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Analog signal

An analog or analogue signal is any continuous signal for which the time varying feature (variable) of the signal is a representation of some other time varying quantity, i.e., analogous to another time varying signal. It differs from a digital signal in terms of small fluctuations in the signal which are meaningful. Analog is usually thought of in an electrical context; however, mechanical, pneumatic, hydraulic, and other systems may also convey analog signals.

An analog signal uses some property of the medium to convey the signal's information. For example, an aneroid barometer uses rotary position as the signal to convey pressure information. Electrically, the property most commonly used is voltage followed closely by frequency, current, and charge.

Any information may be conveyed by an analog signal; often such a signal is a measured response to changes in physical phenomena, such as sound, light, temperature, position, or pressure, and is achieved using a transducer. An analog signal is one where at each point in time the value of the signal is significant, whereas a digital signal is one where at each point in time, the value of the signal must be above or below some discrete threshold.

For example, in sound recording, fluctuations in air pressure (that is to say, sound) strike the diaphragm of a microphone which induces corresponding fluctuations in the current produced by a coil in an electromagnetic microphone, or the voltage produced by a condensor microphone. The voltage or the current is said to be an "analog" of the sound.

An analog signal has a theoretically infinite resolution. In practice an analog signal is subject to electronic noise and a finite slew rate. Therefore, both analog and digital systems are subject to limitations in resolution and bandwidth. As analog systems become more complex, effects such as non-linearity and noise ultimately degrade analog resolution to such an extent that the performance of digital systems may surpass it. Similarly, as digital systems become more complex, errors can occur in the digital data stream. A comparable performing digital system is more complex and requires more bandwidth than its analog counterpart. In analog systems, it is difficult to detect when such degradation occurs. However, in digital systems, degradation can not only be detected but corrected as well.



The main advantage is the fine definition of the analog signal which has the potential for an infinite amount of signal resolution.[1] Compared to digital signals, analog signals are of higher density.[2]

Another advantage with analog signals is that their processing may be achieved more simply than with the digital equivalent. An analog signal may be processed directly by analog components,[3] though some processes aren't available except in digital form.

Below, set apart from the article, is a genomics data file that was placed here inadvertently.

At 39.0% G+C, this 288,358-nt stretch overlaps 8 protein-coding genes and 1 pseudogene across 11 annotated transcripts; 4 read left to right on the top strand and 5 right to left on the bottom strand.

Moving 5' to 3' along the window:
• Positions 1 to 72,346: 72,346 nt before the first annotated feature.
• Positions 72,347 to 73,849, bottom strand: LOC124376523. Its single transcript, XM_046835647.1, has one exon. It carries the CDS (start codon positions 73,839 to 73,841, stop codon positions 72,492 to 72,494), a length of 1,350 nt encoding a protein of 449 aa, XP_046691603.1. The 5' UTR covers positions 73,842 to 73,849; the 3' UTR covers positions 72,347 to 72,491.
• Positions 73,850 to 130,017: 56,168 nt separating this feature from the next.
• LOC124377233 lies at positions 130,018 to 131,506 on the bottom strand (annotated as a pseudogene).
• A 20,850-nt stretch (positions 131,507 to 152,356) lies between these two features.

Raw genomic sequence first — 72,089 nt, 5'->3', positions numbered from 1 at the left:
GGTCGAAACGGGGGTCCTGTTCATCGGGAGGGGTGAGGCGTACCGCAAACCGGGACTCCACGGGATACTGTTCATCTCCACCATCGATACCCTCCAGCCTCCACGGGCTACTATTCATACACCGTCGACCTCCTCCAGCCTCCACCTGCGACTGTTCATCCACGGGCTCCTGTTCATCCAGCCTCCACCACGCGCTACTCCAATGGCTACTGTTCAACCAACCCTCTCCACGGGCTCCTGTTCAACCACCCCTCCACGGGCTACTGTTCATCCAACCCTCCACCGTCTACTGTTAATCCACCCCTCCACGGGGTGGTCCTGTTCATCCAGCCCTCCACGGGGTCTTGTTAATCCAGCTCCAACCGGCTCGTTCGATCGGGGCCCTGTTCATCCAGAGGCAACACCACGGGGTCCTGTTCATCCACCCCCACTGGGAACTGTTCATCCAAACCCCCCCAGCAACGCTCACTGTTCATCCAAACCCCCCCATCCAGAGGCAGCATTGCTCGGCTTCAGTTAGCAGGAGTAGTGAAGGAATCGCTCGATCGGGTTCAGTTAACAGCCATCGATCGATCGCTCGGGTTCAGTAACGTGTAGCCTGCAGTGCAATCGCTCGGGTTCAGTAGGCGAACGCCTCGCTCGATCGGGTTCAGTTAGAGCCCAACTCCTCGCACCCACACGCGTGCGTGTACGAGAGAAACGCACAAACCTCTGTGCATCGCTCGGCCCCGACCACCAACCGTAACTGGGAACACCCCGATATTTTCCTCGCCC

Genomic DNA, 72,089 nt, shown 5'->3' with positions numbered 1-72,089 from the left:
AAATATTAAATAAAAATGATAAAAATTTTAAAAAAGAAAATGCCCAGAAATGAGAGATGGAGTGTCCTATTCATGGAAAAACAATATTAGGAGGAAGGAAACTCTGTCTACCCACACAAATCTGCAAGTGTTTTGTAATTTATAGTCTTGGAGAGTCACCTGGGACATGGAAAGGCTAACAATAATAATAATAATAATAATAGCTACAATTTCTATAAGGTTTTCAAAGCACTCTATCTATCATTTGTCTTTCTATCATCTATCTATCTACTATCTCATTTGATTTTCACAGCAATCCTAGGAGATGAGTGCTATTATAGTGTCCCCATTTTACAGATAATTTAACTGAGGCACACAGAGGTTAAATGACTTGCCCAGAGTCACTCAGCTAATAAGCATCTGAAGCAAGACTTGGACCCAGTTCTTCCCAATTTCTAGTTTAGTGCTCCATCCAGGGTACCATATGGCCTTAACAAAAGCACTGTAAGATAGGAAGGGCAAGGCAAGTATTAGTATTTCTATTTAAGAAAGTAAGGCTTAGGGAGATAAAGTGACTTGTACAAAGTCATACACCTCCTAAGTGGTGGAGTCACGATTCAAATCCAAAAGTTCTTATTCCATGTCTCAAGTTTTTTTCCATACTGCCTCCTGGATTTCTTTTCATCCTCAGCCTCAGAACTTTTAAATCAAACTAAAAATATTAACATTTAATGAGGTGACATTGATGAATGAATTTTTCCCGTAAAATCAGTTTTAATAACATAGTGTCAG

The primary disadvantage of analog signaling is that any system has noise i.e., random unwanted variation. As the signal is copied and re-copied, or transmitted over long distances, these apparently random variations become dominant. Electrically, these losses can be diminished by shielding, good connections, and several cable types such as coaxial or twisted pair.

The effects of noise create signal loss and distortion. This is impossible to recover, since amplifying the signal to recover attenuated parts of the signal amplifies the noise (distortion/interference) as well. Even if the resolution of an analog signal is higher than a comparable digital signal, the difference can be overshadowed by the noise in the signal.

Most of the analog systems also suffer from generation loss.


Another method of conveying an analog signal is to use modulation. In this, some base signal (e.g., a sinusoidal carrier wave) has one of its properties modulated: amplitude modulation involves altering the amplitude of a sinusoidal voltage waveform by the source information, frequency modulation changes the frequency. Other techniques, such as changing the phase of the base signal also work.

Analog circuits do not involve quantisation of information into digital format. The concept being measured over the circuit, whether sound, light, pressure, temperature, or an exceeded limit, remains from end to end.

See digital for a discussion of digital vs. analog.

Sources: Parts of an earlier version of this article were originally taken from Federal Standard 1037C in support of MIL-STD-188.

See also

  • Ampex
  • Analog audio
  • Analog device
  • Analog signal processing
  • Analog sound vs. digital sound
  • Analog video
  • Analog-to-digital converter
  • Digital audio
  • Digital signal
  • Digital video
  • Magnetic tape
  • Magnetic recording
  • Video tape


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